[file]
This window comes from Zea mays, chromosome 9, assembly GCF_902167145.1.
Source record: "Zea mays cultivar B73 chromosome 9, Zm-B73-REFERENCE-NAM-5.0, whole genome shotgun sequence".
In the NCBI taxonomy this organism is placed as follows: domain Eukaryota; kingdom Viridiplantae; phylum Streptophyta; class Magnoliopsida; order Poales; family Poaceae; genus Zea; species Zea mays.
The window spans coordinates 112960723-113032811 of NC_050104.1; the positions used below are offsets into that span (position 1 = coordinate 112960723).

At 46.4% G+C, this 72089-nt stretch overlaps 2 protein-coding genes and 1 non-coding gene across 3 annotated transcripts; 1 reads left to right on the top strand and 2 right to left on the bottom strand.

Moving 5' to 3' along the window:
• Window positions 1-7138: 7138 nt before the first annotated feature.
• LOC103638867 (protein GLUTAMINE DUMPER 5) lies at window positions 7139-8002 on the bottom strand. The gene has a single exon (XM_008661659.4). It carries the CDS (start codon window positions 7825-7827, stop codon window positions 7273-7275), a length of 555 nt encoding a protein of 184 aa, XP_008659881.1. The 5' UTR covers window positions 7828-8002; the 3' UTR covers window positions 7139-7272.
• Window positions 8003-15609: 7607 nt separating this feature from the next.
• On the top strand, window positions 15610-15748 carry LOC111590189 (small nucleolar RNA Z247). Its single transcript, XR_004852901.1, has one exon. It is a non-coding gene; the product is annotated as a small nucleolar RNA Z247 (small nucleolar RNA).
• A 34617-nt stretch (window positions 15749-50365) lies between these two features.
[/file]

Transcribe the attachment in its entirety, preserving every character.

This window comes from Zea mays, chromosome 9, assembly GCF_902167145.1.
Source record: "Zea mays cultivar B73 chromosome 9, Zm-B73-REFERENCE-NAM-5.0, whole genome shotgun sequence".
In the NCBI taxonomy this organism is placed as follows: domain Eukaryota; kingdom Viridiplantae; phylum Streptophyta; class Magnoliopsida; order Poales; family Poaceae; genus Zea; species Zea mays.
The window spans coordinates 112960723-113032811 of NC_050104.1; the positions used below are offsets into that span (position 1 = coordinate 112960723).

At 46.4% G+C, this 72089-nt stretch overlaps 2 protein-coding genes and 1 non-coding gene across 3 annotated transcripts; 1 reads left to right on the top strand and 2 right to left on the bottom strand.

Moving 5' to 3' along the window:
• Window positions 1-7138: 7138 nt before the first annotated feature.
• LOC103638867 (protein GLUTAMINE DUMPER 5) lies at window positions 7139-8002 on the bottom strand. The gene has a single exon (XM_008661659.4). It carries the CDS (start codon window positions 7825-7827, stop codon window positions 7273-7275), a length of 555 nt encoding a protein of 184 aa, XP_008659881.1. The 5' UTR covers window positions 7828-8002; the 3' UTR covers window positions 7139-7272.
• Window positions 8003-15609: 7607 nt separating this feature from the next.
• On the top strand, window positions 15610-15748 carry LOC111590189 (small nucleolar RNA Z247). Its single transcript, XR_004852901.1, has one exon. It is a non-coding gene; the product is annotated as a small nucleolar RNA Z247 (small nucleolar RNA).
• A 34617-nt stretch (window positions 15749-50365) lies between these two features.